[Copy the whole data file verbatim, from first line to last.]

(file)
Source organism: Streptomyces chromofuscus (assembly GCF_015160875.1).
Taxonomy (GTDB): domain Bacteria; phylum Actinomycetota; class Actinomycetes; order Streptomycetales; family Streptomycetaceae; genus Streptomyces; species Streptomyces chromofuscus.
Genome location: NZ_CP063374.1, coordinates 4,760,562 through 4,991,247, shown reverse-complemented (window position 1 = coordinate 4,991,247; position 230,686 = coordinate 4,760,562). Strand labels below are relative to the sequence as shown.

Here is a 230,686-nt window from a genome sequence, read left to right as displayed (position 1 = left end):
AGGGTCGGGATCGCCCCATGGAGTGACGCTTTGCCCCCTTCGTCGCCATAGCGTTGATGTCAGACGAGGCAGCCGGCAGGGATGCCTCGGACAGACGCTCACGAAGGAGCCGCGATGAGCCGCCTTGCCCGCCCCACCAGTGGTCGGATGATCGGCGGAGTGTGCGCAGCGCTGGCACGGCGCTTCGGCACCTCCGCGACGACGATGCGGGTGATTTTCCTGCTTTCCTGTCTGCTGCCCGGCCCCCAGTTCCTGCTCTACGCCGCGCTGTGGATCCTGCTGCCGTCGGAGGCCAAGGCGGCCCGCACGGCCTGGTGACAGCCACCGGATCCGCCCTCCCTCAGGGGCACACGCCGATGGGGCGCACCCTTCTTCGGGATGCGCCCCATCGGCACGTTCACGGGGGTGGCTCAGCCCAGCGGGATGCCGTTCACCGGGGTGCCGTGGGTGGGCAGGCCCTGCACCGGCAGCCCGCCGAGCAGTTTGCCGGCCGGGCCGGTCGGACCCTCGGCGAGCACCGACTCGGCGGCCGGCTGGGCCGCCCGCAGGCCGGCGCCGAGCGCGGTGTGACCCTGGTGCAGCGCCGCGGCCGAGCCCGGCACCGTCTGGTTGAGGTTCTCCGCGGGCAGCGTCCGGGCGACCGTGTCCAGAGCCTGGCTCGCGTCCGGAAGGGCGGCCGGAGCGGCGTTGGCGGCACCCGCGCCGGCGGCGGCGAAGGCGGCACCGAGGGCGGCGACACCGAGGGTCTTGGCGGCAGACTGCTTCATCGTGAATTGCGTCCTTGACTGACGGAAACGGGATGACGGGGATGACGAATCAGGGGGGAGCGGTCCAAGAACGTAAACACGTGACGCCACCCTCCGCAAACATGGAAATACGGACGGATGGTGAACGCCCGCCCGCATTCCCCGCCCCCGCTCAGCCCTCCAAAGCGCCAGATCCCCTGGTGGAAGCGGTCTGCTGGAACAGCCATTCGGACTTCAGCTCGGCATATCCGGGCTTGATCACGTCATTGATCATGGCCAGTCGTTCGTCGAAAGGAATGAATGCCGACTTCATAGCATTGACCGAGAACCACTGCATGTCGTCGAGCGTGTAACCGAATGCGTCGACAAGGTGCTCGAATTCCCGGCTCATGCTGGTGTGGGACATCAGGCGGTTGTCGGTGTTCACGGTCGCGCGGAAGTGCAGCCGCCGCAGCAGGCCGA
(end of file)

Source organism: Streptomyces chromofuscus (assembly GCF_015160875.1).
Taxonomy (GTDB): domain Bacteria; phylum Actinomycetota; class Actinomycetes; order Streptomycetales; family Streptomycetaceae; genus Streptomyces; species Streptomyces chromofuscus.
Genome location: NZ_CP063374.1, coordinates 4,760,562 through 4,991,247, shown reverse-complemented (window position 1 = coordinate 4,991,247; position 230,686 = coordinate 4,760,562). Strand labels below are relative to the sequence as shown.

Here is a 230,686-nt window from a genome sequence, read left to right as displayed (position 1 = left end):
AGGGTCGGGATCGCCCCATGGAGTGACGCTTTGCCCCCTTCGTCGCCATAGCGTTGATGTCAGACGAGGCAGCCGGCAGGGATGCCTCGGACAGACGCTCACGAAGGAGCCGCGATGAGCCGCCTTGCCCGCCCCACCAGTGGTCGGATGATCGGCGGAGTGTGCGCAGCGCTGGCACGGCGCTTCGGCACCTCCGCGACGACGATGCGGGTGATTTTCCTGCTTTCCTGTCTGCTGCCCGGCCCCCAGTTCCTGCTCTACGCCGCGCTGTGGATCCTGCTGCCGTCGGAGGCCAAGGCGGCCCGCACGGCCTGGTGACAGCCACCGGATCCGCCCTCCCTCAGGGGCACACGCCGATGGGGCGCACCCTTCTTCGGGATGCGCCCCATCGGCACGTTCACGGGGGTGGCTCAGCCCAGCGGGATGCCGTTCACCGGGGTGCCGTGGGTGGGCAGGCCCTGCACCGGCAGCCCGCCGAGCAGTTTGCCGGCCGGGCCGGTCGGACCCTCGGCGAGCACCGACTCGGCGGCCGGCTGGGCCGCCCGCAGGCCGGCGCCGAGCGCGGTGTGACCCTGGTGCAGCGCCGCGGCCGAGCCCGGCACCGTCTGGTTGAGGTTCTCCGCGGGCAGCGTCCGGGCGACCGTGTCCAGAGCCTGGCTCGCGTCCGGAAGGGCGGCCGGAGCGGCGTTGGCGGCACCCGCGCCGGCGGCGGCGAAGGCGGCACCGAGGGCGGCGACACCGAGGGTCTTGGCGGCAGACTGCTTCATCGTGAATTGCGTCCTTGACTGACGGAAACGGGATGACGGGGATGACGAATCAGGGGGGAGCGGTCCAAGAACGTAAACACGTGACGCCACCCTCCGCAAACATGGAAATACGGACGGATGGTGAACGCCCGCCCGCATTCCCCGCCCCCGCTCAGCCCTCCAAAGCGCCAGATCCCCTGGTGGAAGCGGTCTGCTGGAACAGCCATTCGGACTTCAGCTCGGCATATCCGGGCTTGATCACGTCATTGATCATGGCCAGTCGTTCGTCGAAAGGAATGAATGCCGACTTCATAGCATTGACCGAGAACCACTGCATGTCGTCGAGCGTGTAACCGAATGCGTCGACAAGGTGCTCGAATTCCCGGCTCATGCTGGTGTGGGACATCAGGCGGTTGTCGGTGTTCACGGTCGCGCGGAAGTGCAGCCGCCGCAGCAGGCCGA